Two women in the grounds of Estelle Manor

Estelle Manor
North Leigh, United Kingdom


In London circles, having ‘a place in the Cotswolds’ has long been a status symbol that carries with it much social currency. So, when Maison Estelle – the upscale Mayfair members club – announced its foray into the charming Oxfordshire countryside, it didn’t come as a surprise, with ‘town-and-country’ luxury pairings having become rather fashionable of late in the UK. But whilst the idyllic, immaculately presented country retreat that is Estelle Manor may have risen quickly to be an exemplar of this trend, it has also taken what we know of the English country house escape to a different level.

The Cotswolds, an Elysian field for many Londoners, is also a place where idyllic pastoral villages cosy up together like old friends in front of a country pub’s roaring fireplace. It’s where second homes (thatched of course, ‘as God intended’) and geranium-lined gardens whisper honey-hued gossip to each other; because even the quaintness here has quaintness envy. It’s a place where charming meets swanky, wrapped in a perception of refined agrestic living that is a world away, yet only a short hop, from the throng of Britain’s capital.

Whilst urbanity certainly faded away as we drove up the pristine gravel driveway of Estelle Manor, so did any notion of being in the Cotswolds. Set on sixty acres of private estate land and then some 3,000 acres of parkland and gardens, it was no wonder that merely entering the estate seemed like an escape in itself. And what was revealed at our journey’s end contrasted vastly with our expectations of the old Costwoldian farmhouses and chocolate-box coaching inns that have since turned into in-vogue places to stay, outside the gates.

Eynsham Hall – as it was once called – is a magnificent, imposing, handsome and mysterious edifice, built in a Jacobean (perhaps even Jacobethan) revival style. It may have a new alias in Estelle Manor, but the original qualities of the stately home endure… exclusivity, a nostalgic ode to genteel country living, steeped in grandeur and the relishing of life. A Grade II-listed heritage mansion, it was completed in 1908 to designs by architect Ernest George and stands proud at the epicentre of the estate that dates back to the 1770s. But while it may be hard to visualise how the house and gardens may have first looked in the 18th century as much of it has been demolished, rebuilt and added to over time, the place has a storied history. For example, the North Lodge, its walls and gate-piers (that appear relatively insignificant as compared to the grandiose main house) were built by Sir Charles Barry, the architect of the UK’s Houses of Parliament and the Palace of Westminster. And if we were archaeologically inclined, we could have searched out the foundations of an Iron Age fort, right here on the grounds.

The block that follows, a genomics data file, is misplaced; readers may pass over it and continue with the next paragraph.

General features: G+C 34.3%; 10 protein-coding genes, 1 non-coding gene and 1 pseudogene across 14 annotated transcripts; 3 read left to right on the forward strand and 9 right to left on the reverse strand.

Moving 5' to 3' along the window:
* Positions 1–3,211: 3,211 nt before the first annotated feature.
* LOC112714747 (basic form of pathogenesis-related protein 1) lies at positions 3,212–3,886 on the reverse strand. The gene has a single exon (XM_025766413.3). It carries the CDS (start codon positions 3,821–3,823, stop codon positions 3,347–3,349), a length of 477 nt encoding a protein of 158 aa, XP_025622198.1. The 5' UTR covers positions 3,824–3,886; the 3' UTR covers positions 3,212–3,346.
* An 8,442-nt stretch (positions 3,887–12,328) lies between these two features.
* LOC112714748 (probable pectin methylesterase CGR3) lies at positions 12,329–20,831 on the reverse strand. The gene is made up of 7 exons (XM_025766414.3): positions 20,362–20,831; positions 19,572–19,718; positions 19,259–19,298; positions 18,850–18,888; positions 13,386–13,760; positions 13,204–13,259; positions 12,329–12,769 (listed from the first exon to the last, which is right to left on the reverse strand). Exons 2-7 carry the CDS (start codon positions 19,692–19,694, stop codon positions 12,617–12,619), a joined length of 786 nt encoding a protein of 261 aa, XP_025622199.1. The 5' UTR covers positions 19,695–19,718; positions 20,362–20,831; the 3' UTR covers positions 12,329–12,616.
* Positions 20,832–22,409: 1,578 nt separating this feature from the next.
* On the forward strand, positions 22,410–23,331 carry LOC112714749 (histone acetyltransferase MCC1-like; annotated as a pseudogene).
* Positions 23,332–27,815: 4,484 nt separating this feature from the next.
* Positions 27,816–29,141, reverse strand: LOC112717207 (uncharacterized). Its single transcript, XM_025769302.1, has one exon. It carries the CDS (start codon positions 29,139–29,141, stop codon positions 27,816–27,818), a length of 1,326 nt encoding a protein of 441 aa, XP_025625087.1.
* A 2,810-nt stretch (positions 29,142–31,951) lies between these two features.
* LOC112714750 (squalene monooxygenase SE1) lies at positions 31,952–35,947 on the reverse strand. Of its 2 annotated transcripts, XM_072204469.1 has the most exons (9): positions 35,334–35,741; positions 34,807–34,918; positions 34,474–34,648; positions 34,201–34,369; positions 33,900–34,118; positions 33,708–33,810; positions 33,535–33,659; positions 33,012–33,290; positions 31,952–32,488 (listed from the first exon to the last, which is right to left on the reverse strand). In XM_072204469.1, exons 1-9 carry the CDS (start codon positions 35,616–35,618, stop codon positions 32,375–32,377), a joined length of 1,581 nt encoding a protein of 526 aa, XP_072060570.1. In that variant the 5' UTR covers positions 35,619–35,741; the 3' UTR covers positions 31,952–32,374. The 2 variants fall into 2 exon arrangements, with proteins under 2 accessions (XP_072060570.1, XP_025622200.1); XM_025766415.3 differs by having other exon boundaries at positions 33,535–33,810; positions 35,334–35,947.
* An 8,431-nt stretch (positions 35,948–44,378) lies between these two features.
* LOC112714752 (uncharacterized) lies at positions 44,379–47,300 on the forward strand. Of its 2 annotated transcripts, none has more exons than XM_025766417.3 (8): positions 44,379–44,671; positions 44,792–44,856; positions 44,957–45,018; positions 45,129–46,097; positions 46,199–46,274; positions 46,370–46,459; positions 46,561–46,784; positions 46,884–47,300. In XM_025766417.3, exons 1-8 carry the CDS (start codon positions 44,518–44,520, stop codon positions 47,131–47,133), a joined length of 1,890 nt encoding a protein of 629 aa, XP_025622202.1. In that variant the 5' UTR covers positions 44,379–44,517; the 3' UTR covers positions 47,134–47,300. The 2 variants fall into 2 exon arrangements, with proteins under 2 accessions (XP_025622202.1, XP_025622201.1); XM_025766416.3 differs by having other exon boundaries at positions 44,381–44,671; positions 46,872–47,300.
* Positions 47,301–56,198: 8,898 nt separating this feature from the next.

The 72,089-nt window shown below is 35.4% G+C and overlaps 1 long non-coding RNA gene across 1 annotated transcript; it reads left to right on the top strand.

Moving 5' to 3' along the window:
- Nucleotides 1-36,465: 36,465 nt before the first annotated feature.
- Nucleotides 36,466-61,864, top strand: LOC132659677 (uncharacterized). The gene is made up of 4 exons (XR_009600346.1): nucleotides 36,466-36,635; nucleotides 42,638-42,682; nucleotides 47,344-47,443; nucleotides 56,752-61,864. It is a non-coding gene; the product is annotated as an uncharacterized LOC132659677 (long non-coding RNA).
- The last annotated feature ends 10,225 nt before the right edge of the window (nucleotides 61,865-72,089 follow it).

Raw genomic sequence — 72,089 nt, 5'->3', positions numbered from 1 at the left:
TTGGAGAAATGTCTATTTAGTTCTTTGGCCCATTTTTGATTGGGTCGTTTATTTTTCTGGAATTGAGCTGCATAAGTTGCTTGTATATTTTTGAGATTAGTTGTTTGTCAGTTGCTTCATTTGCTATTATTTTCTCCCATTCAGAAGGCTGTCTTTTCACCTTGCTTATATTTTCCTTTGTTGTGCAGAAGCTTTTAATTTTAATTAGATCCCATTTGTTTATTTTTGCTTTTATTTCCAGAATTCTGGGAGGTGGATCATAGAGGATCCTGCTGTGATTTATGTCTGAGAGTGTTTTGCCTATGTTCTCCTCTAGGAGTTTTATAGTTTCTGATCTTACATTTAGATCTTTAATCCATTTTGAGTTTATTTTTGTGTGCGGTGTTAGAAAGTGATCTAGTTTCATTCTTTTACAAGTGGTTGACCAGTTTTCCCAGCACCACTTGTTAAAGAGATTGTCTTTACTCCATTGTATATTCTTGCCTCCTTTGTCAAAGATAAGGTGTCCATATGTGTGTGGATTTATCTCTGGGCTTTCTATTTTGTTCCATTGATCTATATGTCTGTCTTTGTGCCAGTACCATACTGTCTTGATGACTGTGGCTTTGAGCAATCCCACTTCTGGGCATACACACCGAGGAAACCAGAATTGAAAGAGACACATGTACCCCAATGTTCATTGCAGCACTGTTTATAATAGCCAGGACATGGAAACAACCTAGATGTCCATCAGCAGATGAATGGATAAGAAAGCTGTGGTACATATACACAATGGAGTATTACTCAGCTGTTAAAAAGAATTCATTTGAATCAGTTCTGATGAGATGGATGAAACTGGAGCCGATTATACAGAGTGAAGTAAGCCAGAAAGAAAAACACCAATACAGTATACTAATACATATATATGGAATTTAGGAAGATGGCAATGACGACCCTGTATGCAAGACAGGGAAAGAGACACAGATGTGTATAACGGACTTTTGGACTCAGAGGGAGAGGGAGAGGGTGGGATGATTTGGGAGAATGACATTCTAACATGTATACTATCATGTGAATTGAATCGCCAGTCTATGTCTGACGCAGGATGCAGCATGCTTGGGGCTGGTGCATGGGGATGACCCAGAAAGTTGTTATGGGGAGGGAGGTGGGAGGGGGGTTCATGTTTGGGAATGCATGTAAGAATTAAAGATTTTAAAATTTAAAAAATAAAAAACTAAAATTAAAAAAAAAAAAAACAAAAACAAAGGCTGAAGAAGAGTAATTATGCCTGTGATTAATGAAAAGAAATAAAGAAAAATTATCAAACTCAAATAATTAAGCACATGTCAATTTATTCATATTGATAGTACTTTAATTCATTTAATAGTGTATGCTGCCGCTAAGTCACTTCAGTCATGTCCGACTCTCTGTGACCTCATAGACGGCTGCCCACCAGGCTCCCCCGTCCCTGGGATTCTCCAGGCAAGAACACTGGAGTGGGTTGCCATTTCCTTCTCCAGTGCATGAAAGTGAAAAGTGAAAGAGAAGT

Today, old Eynsham Hall is under the ownership of contemporary luxury hospitality poster-child, Sharan Pasricha and his partner in life and work, Eiesha Bharti Pasricha. Sharan is best known for founding and selling hotel conglomerate Ennismore. His other passion project is Gleneagles, Scotland’s ‘Glorious Playground’, where his expert touch and investment have turned the fortunes of the hotel and golf club. Suffice to say that if you’ve been to and enjoyed Gleneagles, you will notice and approve of the striking similarities in the way things are done at Estelle Manor. The DNA of this place is wholly different of course, so let’s just call them cousins for now, with the possibility we may in the future discover that they are, in fact, sisters.

Estelle Manor is peculiarly beautiful. We at first marvelled at its cusped arches, carved brickwork and balustrades, imposing porches and parapets, steep roof gables and towering chimneys. Then walking through huge wooden doors, we found impressive interior dimensions, dramatic windows looking out to the lawn, majestic fireplaces, vaulted passageways, wood-panelled walls and elaborate staircases that led from one jaw-dropping room into another. A bar, restaurant, living room, library, reading nook, and more… all begged discovery.